Let the Sun Shine

Let the Sun Shine

January 2014 – Solar energy is booming across the country and around the world, because it is increasingly affordable, productive and reliable.  Utilities in California and Colorado that only recently were considering building natural gas-powered generating plants have announced they will use solar instead, because it’s cheaper.

Costs are down for residential solar installations, too, and a big selling point for home and business owners is the ability to net-meter, or sell back to the utility the excess electricity their systems generate.  Actually, no money changes hands in this arrangement.  Customers are credited for the electricity their solar panels feed into the grid, which reduces their utility bills.  In New York State, net metering is limited to 10% over the amount the building uses.  In the case of a business, a school or municipality, this electricity can be credited to another site owned by the same entity.

This is such great news for consumers and for the environment; wouldn’t you think everyone would be celebrating?  Unfortunately, the fossil fuel industry’s response is to try to shut it all down.  Their designated weapon is ALEC, the American Legislative Exchange Council.  ALEC ghost-writes and promotes industry-friendly legislation to protect the interests of their corporate clients.

In the case of residential solar electric generation, the plan of attack is to persuade state legislatures to approve a tax on residential solar generation, claiming that homeowners who install solar panels are “freeloading” on the distribution system – the grid – and should be charged to “sell” their electricity to other customers.  In November, Arizona became the first state to penalize homeowners with solar installations, imposing an average monthly surcharge of $5 per residential customer.  New Mexico followed suit.  While these charges fall far short of the outrageous $100 monthly surcharge the ALEC legislation originally sought, it is nevertheless an egregious misrepresentation of the mechanism of net metering, a deception that ultimately harms the utilities as well as homeowners.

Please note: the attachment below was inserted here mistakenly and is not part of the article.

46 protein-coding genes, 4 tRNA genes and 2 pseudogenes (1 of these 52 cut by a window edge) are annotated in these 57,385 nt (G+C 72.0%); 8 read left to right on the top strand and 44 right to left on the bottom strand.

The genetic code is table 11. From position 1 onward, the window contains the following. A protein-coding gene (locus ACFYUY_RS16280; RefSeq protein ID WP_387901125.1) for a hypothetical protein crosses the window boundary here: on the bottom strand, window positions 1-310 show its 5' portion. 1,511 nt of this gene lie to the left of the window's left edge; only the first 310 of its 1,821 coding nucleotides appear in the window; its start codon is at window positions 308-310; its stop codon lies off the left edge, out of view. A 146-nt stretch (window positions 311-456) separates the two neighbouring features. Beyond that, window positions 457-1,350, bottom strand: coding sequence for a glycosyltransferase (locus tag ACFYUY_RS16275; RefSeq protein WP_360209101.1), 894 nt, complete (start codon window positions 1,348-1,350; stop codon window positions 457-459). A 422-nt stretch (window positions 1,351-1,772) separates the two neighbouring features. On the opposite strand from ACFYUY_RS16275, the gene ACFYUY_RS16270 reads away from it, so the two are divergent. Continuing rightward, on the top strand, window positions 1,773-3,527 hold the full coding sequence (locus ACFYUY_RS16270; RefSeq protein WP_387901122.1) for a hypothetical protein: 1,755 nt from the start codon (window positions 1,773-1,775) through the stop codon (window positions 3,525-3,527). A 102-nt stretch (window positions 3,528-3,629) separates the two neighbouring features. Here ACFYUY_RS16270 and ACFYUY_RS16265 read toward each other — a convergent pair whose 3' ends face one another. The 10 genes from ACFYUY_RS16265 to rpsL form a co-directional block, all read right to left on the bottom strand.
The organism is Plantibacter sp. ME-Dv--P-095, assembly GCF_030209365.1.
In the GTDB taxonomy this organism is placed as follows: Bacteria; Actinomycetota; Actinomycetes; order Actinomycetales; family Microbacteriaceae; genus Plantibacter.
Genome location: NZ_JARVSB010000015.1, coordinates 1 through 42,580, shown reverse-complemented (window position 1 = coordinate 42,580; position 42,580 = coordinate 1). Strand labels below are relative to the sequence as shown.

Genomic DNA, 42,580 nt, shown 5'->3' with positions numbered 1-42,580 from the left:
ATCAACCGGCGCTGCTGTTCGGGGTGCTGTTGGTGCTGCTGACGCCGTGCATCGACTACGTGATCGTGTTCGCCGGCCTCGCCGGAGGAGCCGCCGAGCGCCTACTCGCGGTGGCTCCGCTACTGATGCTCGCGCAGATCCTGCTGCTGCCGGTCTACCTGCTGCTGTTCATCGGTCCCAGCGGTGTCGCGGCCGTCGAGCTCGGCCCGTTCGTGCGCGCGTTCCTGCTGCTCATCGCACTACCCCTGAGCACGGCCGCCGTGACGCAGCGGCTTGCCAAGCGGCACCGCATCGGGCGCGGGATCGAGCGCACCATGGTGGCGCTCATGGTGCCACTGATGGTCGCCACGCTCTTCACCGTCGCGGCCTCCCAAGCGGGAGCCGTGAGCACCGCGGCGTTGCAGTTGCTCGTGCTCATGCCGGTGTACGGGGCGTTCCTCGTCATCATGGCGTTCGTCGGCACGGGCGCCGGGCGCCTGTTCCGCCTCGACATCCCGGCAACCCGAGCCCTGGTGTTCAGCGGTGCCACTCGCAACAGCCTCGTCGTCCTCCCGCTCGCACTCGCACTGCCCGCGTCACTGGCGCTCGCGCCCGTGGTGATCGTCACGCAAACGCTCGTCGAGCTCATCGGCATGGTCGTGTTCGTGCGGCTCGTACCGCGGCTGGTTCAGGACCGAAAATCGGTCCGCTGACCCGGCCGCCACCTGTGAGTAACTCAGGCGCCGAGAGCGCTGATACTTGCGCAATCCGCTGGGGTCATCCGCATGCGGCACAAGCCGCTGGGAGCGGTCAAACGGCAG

Independent research by the Interstate Renewable Energy Council (IREC) reveals that net metering actually provides a significant financial benefit to utilities, making nonsense of ALEC’s argument.  IREC’s analysis of New Mexico’s surcharge found that on-site generation helped the utility avoid energy costs, line losses, capacity upgrades, and transmission costs, and that these benefits added up to more than 15 cents for every kilowatt hour (kWh) generated.  Even when any costs related to net metering were included, the policy had a net benefit to the utility of 7.8 cents per kWh.

That’s not going to sway the folks at ALEC, who recently announced their goals for 2014: block climate legislation and EPA enforcement of environmental laws, weaken state clean energy regulations and limits on greenhouse gas emissions, and of course, punish homeowners for installing solar panels.

The Guardian newspaper recently shone a little antiseptic sunshine on this agenda by quoting ALEC spokesman John Eick:  “What we saw in 2013 was an attempt to repeal RPS [Renewable Portfolio Standards] laws, and when that failed . . .  what we are seeing now is a strategy that appears to be pro-clean energy but would actually weaken those pro-clean energy laws by retreating to the lowest common denominator.”

On my own agenda for 2014 is a resolution to expose and reject deceptive, “lowest common denominator” environmental legislation that weakens standards and slows our progress to sustainability.

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